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Silver Threads: That other storm

Editor’s note: There’s another big hurricane anniversary this year, swept under the rug of all the recent 10K hoopla. Today, Sept. 9, marks half a century since Hurricane Betsy was New Orleans’ first catastrophic storm.

Bettye Anding

Bettye Anding

When a couple of local TV weather forecasters and both newspapers agreed that the hurricane was headed to New Orleans, we started getting ready. Despite my mother’s pleas that we drive up to Hattiesburg and safety, we had no intention of evacuating.

We’d moved into our home in a new West Bank neighborhood only that summer, and my husband, a home builder,  had some other projects underway. When they were secured, he and I — a stay-at-home mom at the time — cleared away from our yard any objects that might fly in the wind and break a window, fortifying at least a dozen of them with strips of masking tape.
He’d taken the two cars to a nearby gas station for fill-ups in case it wouldn’t be open for a while later. I went to the grocery store and bought ready-to-eat food items necessary for survival after the electricity surely would go off, plus several big bags of ice to put in the foam coolers in the garage. And, oh yes, I’d bought dozens of candles and batteries for our two radios, which we would listen to day and night.
I filled both bathtubs with water. And quickly washed and dried all the dirty clothes in the hamper.
I can’t remember exactly all we did in preparation for the coming storm, because that was a long time ago: 50 years come Sept. 9. The hurricane I’m talking about was Betsy, not Katrina, and you’d have realized that quickly if I’d said that one of the TV reporters predicting her landfall here was Nash Roberts.
Why am I writing about Betsy now, just three days before the Katrina 10th anniversary? Well, because I kind of missed The Big K, can’t claim to be an eyewitness to all of her history. We evacuated early to our little weekend place on the north shore, took off from there to Texas, then wound up — in Istanbul! — on a Turkish trip. We’d already paid for the costly excursion and couldn’t get refunds.
Flooding in the Lower 9th Ward after Hurricane ... Betsy. (Photo: U.S. National Oceanic and Atmospheric Administration)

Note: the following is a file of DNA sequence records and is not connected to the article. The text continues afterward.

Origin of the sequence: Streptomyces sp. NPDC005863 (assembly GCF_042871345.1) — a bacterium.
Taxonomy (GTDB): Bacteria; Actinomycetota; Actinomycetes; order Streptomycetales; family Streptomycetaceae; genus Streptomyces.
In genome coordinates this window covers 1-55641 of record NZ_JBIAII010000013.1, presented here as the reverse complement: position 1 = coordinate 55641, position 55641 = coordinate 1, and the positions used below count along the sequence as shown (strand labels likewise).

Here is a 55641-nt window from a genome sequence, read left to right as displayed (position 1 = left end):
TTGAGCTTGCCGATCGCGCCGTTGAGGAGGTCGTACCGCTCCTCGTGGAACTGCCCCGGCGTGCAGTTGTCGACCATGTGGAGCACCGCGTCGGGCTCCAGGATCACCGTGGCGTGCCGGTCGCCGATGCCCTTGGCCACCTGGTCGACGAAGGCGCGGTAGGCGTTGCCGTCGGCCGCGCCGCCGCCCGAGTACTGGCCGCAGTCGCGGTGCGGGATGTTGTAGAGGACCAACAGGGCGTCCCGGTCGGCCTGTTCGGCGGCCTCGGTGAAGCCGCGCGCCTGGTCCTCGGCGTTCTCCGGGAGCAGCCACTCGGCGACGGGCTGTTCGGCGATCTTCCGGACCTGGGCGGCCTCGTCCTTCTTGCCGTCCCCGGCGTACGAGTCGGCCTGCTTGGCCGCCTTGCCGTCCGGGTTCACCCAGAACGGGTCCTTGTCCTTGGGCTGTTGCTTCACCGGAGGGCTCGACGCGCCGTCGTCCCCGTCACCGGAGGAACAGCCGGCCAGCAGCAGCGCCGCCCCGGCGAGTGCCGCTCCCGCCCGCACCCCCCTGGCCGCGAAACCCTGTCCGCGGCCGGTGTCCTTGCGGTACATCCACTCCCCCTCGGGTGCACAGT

Flooding in the Lower 9th Ward after Hurricane … Betsy. (Photo: U.S. National Oceanic and Atmospheric Administration)

Betsy smashed ashore near Grand Isle on the night of Sept. 9, arriving in Louisiana as a Category 3 monster, packing wind gusts of 145 mph. Only foundations and debris were left where Betsy made landfall in Grand Isle. In St. Bernard Parish, the fishing villages of Ycloskey and Delacroix Island were washed away.

That night, our son and daughter, 6 and 4, slept on mattresses we’d hauled from their rooms into the den, the most central and enclosed room in the house. My husband snored on a sofa nearby, and I — I prowled the building, trying to look out the windows, managing to get a glimpse of a house across a vacant lot and failing to understand that our neighbor’s roof had been stripped of all its shingles (the roof had been black, not white). Wondering about the flashlight beams I saw and voices I heard from across the street — a window had blown out and the men of the family were trying to cover it. I was using all my clean towels and most of the clean sheets to mop up water that ran and dripped through some of our horizontal-slide windows.
 Finally, I too went to sleep. It wasn’t that scary.
After our little family had survived Betsy and ventured outside, finding limbs and small trees and glass and wires in the streets of our neighborhood but no terrible damage, we just hunkered down for a day or two. It wasn’t easy: Our little ones were shaken by the loss of freedom — no permission to roam the littered streets — AND the absence of television: No “Great McNutt”! No “Johnnies’ Follies”!
It must have been about three nights after Betsy landed that we decided to take them to the movie houses on Canal Street, which had power and were showing their films. So did the French Quarter, and we first called at a laundromat to wash the towels and sheets I’d used to mop up. Then it was off to the cinema, and I can’t remember what we saw but will never forget the sirens we began to hear filling the CBD that night.
There had been breaches on both sides of the Industrial Canal, and Mayor Victor Schiro had issued a call for “everybody with a boat” to help rescue those whose homes were beginning to flood. The event made Betsy the first billion-dollar hurricane, causing $1.2 billion (1965 USD) in damage and claiming 81 lives — the records are inconsistent on that; a small event compared to Katrina but significant.
The rescues from the flooded areas went on for days; my husband got a few of the stories from a roofing sub-contractor with whom he worked and had managed to contact through the various radio programs that were putting people together.
The man had helped his family and others get to safety inside a two-story school, and gotten some food for them by swimming down into a convenience store. Looting? Perhaps, but not like breaking into a place to steal a television set 40 years later.
Different times, different people, but many with the same problems facing those who later lost homes — from mansions on the lakefront to shotguns in the Ninth Ward — to Katrina.  Those of my own family remained safe, for which I’m deeply thankful. When we drove into our driveway 10 years ago, from Istanbul via the Birmingham airport and after nearly a month’s absence from home, only the back fence had blown down.


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